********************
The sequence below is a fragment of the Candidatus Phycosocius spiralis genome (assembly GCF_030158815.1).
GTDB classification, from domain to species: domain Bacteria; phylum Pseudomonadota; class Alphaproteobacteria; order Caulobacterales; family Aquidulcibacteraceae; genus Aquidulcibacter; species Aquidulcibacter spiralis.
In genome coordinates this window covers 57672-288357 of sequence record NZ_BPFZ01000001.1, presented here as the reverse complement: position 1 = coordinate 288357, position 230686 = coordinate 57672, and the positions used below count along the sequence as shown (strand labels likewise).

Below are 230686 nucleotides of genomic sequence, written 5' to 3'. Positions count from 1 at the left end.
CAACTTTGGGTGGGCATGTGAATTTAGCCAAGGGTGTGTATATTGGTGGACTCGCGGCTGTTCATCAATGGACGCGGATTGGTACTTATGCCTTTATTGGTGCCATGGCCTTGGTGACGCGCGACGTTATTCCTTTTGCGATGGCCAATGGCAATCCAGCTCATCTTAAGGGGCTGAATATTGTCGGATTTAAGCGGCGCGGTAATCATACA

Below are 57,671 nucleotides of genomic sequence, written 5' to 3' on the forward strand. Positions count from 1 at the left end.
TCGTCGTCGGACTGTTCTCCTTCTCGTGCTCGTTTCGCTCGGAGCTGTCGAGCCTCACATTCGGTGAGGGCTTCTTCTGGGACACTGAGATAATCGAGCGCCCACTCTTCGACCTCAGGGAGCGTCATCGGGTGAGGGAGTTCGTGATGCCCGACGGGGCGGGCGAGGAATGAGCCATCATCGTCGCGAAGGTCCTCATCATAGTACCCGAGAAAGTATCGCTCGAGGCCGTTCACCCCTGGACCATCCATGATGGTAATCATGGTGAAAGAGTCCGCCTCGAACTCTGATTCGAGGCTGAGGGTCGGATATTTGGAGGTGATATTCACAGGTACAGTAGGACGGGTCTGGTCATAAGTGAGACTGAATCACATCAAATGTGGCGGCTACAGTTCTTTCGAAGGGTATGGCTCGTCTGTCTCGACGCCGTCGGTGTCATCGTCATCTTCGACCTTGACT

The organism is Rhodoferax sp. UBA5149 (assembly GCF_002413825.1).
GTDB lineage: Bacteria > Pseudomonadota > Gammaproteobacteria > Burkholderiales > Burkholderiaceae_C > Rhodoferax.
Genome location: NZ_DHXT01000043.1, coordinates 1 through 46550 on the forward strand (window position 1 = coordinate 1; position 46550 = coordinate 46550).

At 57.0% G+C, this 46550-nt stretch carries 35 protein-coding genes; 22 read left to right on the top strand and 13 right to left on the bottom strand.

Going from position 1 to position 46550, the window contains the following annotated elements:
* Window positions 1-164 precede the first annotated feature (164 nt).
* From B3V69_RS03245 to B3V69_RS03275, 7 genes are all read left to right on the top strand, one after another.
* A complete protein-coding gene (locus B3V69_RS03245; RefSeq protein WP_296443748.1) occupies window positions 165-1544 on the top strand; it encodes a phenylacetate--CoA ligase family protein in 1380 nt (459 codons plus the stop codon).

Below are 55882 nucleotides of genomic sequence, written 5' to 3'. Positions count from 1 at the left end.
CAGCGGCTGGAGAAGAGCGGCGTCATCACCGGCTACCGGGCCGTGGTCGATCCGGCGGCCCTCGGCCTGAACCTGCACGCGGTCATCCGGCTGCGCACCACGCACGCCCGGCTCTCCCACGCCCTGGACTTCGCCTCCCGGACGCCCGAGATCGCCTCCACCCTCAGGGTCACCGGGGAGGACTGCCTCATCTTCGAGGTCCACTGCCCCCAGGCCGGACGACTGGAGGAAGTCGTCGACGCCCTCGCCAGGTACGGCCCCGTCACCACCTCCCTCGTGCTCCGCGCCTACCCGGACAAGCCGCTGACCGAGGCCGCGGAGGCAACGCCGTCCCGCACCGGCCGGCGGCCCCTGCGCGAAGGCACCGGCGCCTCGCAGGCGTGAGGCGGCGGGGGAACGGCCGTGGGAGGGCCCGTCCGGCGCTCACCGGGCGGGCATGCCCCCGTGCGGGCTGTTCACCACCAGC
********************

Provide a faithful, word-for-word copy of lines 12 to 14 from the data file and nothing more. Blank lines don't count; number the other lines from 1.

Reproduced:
Going from position 1 to position 46550, the window contains the following annotated elements:
* Window positions 1-164 precede the first annotated feature (164 nt).
* From B3V69_RS03245 to B3V69_RS03275, 7 genes are all read left to right on the top strand, one after another.